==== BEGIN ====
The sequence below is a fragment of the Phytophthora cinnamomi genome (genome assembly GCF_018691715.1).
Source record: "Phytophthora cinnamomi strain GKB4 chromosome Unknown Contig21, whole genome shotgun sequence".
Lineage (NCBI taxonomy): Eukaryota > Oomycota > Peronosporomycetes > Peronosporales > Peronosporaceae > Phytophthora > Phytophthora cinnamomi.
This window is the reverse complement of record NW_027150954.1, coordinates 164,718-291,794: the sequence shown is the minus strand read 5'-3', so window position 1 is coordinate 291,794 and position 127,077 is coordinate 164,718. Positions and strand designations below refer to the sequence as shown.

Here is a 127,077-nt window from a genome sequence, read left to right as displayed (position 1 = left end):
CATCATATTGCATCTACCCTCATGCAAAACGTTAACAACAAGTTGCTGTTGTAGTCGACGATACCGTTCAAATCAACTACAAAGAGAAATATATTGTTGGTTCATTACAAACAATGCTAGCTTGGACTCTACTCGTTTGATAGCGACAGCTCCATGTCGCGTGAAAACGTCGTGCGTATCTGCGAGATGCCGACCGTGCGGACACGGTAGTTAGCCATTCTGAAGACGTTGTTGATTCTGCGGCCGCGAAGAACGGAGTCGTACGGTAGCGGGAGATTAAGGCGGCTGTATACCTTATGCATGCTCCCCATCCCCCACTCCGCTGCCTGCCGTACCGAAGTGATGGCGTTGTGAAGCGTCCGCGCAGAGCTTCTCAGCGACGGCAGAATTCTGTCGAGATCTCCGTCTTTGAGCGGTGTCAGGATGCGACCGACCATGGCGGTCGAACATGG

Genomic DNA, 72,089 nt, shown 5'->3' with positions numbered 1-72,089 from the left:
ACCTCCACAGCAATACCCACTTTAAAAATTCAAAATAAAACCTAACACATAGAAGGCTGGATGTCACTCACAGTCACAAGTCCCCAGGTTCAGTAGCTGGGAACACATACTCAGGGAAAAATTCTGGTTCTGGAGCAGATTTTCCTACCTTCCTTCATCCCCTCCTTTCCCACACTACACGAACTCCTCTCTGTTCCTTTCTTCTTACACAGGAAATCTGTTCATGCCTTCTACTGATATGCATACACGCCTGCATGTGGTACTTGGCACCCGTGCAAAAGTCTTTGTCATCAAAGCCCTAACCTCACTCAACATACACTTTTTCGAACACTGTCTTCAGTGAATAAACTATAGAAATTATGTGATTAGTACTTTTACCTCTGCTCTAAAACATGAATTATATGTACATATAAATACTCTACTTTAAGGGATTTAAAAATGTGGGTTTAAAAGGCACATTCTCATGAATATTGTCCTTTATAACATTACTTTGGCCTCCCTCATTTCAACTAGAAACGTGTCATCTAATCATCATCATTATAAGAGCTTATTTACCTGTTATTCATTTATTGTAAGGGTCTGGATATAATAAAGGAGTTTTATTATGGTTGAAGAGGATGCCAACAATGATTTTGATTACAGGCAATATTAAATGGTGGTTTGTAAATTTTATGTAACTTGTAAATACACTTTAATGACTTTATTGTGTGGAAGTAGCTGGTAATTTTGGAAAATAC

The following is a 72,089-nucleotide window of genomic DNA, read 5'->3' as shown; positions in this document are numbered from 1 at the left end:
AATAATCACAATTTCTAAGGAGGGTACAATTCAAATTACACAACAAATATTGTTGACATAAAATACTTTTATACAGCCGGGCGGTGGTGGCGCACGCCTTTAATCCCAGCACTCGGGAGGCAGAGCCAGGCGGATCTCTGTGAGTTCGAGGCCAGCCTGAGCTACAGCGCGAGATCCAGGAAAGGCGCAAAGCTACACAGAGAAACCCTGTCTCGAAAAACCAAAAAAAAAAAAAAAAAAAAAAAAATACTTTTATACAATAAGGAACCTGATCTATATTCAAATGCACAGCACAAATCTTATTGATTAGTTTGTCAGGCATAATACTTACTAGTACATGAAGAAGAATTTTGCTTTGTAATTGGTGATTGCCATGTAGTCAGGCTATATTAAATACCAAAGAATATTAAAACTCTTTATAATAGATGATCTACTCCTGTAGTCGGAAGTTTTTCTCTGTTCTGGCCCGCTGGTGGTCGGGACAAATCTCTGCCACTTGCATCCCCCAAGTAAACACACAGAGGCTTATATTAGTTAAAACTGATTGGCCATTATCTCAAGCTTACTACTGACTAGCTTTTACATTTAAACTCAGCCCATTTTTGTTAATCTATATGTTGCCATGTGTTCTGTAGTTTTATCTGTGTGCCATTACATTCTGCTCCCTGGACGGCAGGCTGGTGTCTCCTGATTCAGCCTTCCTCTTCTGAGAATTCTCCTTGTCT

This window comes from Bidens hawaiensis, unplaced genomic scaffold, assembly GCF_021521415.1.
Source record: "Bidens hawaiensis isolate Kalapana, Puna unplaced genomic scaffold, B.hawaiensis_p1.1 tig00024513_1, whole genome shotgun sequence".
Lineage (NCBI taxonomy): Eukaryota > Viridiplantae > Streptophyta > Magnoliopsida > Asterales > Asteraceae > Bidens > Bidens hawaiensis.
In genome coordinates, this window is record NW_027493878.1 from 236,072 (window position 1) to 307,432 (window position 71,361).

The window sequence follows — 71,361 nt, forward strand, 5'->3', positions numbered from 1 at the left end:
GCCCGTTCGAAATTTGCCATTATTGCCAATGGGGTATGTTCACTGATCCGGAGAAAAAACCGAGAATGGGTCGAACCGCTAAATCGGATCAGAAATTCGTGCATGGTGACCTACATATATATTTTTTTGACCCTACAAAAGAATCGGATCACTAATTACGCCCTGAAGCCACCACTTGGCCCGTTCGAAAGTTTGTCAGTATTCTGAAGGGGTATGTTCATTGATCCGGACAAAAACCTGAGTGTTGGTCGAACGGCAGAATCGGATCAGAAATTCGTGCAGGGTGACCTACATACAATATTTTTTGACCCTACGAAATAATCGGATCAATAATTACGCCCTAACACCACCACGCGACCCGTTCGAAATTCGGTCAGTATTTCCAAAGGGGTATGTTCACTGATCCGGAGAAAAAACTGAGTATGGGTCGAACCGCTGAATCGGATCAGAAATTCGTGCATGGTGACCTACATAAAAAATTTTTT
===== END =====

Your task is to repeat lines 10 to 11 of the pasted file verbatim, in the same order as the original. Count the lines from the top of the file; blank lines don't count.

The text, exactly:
AATAATCACAATTTCTAAGGAGGGTACAATTCAAATTACACAACAAATATTGTTGACATAAAATACTTTTATACAGCCGGGCGGTGGTGGCGCACGCCTTTAATCCCAGCACTCGGGAGGCAGAGCCAGGCGGATCTCTGTGAGTTCGAGGCCAGCCTGAGCTACAGCGCGAGATCCAGGAAAGGCGCAAAGCTACACAGAGAAACCCTGTCTCGAAAAACCAAAAAAAAAAAAAAAAAAAAAAAAATACTTTTATACAATAAGGAACCTGATCTATATTCAAATGCACAGCACAAATCTTATTGATTAGTTTGTCAGGCATAATACTTACTAGTACATGAAGAAGAATTTTGCTTTGTAATTGGTGATTGCCATGTAGTCAGGCTATATTAAATACCAAAGAATATTAAAACTCTTTATAATAGATGATCTACTCCTGTAGTCGGAAGTTTTTCTCTGTTCTGGCCCGCTGGTGGTCGGGACAAATCTCTGCCACTTGCATCCCCCAAGTAAACACACAGAGGCTTATATTAGTTAAAACTGATTGGCCATTATCTCAAGCTTACTACTGACTAGCTTTTACATTTAAACTCAGCCCATTTTTGTTAATCTATATGTTGCCATGTGTTCTGTAGTTTTATCTGTGTGCCATTACATTCTGCTCCCTGGACGGCAGGCTGGTGTCTCCTGATTCAGCCTTCCTCTTCTGAGAATTCTCCTTGTCT

This window comes from Bidens hawaiensis, unplaced genomic scaffold, assembly GCF_021521415.1.